Even though I felt self conscious in those days, I still stuck it out, because it was fun to hang out with Cheryl’s older friends and my sisters, doing something totally goofy…at least in my mind. I don’t remember if Cheryl ever hated having all her younger sisters hanging out in the same space as she and her friends were, but my guess is that she probably did, because having all your little sisters hanging with your friends is always tough when you are a tween or teen. Nevertheless, she was stuck with us…at least for those dance sessions, and it was probably ok with her if we danced with her when her friends weren’t there. Whatever the case may be, I learned pretty much all of the little bit I know of dancing right there in my parents living room, with my sisters, and I learned that dancing isn’t exactly my forte.
Jacob, the son of my cousin, Denise DeVogel, who I recently met on Facebook, got busy the other day and in his play, he reminded many of the rest of us in the family about the fun things many of us did as kids. Jacob pushed the couch and chair in his mom’s living room together, covered them with a blanket, and…presto, he had a private little tent to camp out in. He has spent the last couple of days having a great time in that little tent. And his mom, Denise has had such a good time watching him have such a good time.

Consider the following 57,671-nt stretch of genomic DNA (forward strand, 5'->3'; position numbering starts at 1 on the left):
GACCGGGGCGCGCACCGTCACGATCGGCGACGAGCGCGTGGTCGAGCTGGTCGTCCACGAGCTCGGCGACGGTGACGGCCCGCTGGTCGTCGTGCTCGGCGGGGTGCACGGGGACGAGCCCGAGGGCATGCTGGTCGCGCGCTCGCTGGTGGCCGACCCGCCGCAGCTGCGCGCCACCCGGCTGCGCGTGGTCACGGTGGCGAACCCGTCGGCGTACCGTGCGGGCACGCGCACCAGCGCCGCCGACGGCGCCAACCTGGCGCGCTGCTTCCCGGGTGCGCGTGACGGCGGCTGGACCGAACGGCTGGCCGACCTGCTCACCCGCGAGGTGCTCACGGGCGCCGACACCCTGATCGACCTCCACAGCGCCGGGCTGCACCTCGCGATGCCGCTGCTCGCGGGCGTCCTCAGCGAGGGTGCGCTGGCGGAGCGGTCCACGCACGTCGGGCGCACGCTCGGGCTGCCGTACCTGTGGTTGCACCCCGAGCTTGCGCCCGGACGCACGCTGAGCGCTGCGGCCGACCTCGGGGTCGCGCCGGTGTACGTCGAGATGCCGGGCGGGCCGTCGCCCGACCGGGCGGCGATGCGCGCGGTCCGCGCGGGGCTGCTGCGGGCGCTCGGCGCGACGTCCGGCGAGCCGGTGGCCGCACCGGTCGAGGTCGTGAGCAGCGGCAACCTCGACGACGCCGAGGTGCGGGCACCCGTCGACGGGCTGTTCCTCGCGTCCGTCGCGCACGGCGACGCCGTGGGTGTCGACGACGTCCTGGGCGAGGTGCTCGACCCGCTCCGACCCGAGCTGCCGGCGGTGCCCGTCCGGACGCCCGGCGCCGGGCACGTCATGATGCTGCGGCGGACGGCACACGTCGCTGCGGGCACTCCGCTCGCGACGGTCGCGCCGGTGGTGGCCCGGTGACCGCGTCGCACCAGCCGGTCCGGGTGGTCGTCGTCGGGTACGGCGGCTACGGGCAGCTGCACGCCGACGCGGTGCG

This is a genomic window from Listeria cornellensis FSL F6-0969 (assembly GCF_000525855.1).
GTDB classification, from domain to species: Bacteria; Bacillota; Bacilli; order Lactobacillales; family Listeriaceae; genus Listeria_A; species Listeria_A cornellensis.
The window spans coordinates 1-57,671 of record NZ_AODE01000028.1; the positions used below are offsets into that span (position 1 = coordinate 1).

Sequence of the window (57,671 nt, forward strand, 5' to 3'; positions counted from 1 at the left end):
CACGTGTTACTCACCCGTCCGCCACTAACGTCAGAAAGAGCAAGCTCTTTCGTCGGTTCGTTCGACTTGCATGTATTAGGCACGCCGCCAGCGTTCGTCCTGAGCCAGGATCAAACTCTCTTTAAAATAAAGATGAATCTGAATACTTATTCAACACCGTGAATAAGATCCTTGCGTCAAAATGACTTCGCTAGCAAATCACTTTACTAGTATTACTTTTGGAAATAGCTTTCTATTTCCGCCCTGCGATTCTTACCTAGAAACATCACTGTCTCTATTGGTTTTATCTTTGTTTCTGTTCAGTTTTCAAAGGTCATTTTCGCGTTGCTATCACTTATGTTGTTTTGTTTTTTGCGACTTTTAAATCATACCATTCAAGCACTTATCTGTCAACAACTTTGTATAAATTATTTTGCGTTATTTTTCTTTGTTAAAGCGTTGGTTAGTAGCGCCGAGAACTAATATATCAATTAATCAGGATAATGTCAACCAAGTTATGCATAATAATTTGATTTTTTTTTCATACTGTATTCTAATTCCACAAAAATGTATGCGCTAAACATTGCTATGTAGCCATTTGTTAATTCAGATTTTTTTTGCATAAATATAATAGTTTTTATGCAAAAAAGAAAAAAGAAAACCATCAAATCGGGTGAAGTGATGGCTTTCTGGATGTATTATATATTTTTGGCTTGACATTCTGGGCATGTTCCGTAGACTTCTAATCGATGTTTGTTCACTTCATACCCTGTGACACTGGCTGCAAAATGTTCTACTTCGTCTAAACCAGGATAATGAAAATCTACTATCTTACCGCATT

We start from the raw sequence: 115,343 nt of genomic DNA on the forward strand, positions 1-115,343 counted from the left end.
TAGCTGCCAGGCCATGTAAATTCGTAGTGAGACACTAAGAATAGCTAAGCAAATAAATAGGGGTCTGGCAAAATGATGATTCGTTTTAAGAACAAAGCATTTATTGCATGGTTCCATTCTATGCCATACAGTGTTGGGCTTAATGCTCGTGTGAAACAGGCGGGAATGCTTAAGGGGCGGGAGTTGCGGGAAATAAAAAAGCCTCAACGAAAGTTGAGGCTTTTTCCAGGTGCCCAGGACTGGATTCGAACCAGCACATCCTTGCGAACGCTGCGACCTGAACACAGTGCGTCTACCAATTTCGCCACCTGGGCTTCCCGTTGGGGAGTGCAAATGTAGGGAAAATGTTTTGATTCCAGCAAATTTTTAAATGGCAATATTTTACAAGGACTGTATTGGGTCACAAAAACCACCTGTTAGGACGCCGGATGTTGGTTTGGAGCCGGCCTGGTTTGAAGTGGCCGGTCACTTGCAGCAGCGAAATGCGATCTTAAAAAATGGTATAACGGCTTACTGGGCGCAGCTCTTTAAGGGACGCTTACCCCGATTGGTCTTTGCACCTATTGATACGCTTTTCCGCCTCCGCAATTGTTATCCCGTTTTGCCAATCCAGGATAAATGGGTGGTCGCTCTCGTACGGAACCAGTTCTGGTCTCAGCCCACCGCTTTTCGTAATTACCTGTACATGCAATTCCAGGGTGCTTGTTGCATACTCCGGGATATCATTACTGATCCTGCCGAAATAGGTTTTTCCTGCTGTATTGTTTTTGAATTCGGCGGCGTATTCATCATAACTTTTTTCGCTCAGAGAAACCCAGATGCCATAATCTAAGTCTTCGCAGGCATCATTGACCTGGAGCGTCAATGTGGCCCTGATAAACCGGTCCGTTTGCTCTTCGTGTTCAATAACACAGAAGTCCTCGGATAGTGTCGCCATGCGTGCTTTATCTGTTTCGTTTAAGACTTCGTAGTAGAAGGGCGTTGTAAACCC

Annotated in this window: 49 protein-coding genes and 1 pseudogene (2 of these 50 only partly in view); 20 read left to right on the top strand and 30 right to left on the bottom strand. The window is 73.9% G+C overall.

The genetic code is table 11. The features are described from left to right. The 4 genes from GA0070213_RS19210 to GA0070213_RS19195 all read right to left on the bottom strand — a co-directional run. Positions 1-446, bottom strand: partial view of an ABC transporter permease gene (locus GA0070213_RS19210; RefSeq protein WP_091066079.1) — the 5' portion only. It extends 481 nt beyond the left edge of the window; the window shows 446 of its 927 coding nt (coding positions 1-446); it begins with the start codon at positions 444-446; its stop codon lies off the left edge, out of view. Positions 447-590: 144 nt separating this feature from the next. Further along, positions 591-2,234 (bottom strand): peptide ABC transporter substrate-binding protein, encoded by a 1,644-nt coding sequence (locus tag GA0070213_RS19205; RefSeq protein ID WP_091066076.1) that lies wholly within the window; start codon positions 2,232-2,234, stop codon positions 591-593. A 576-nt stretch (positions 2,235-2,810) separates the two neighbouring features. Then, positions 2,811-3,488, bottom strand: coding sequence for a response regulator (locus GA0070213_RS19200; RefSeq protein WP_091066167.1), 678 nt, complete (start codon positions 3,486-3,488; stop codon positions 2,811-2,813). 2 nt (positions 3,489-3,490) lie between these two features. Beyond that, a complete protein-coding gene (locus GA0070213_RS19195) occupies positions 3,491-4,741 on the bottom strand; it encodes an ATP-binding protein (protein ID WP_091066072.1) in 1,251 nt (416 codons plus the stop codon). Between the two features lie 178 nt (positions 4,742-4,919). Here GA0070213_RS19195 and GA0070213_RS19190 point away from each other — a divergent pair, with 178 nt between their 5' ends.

Looking at the picture she posted on Facebook, took me back to my own childhood, and the many tents my sisters and I made. We had such good times playing in the little shelter that the tent provided. Not that we needed shelter, but more a secret little place to hold our meetings, play games, have snacks, and pretend to go to sleep…not that any sleeping happened, unless we planned to camp out for the night like it seems was Jacob’s plan to do. The things that went on in those tents, were such a big deal when we were kids, and I suppose that everyone’s games were a little different, but we all thought that our little club meetings were a total mystery to our parents, not ever realizing that our parents were little kids once too, and they probably played many of the same games you did.
And it wasn’t just me who took a trip down memory lane while looking at the pictures of Jacob in his tent, because Denise’s friend, Karen commented, “How fun!! I remember doing that!!” Her words were exactly the ones that would have come out of my mouth, had she not beat me to it. It’s pictures like these that remind you of all the good things that define childhood. It’s the freedom to be creative, inventive, and yet silly, all rolled into one little person, that makes the whole scene so fun to watch. It makes me want to be a kid again…well, maybe not, but I could be a kid again for a day or maybe a week, so I could build a tent in the living room, and hold the little club meetings, or read a book, or camp out, and then I could step back into reality again, and take with me the little vacation memories I had in the tent in the living room. Thanks for the memories Jacob!!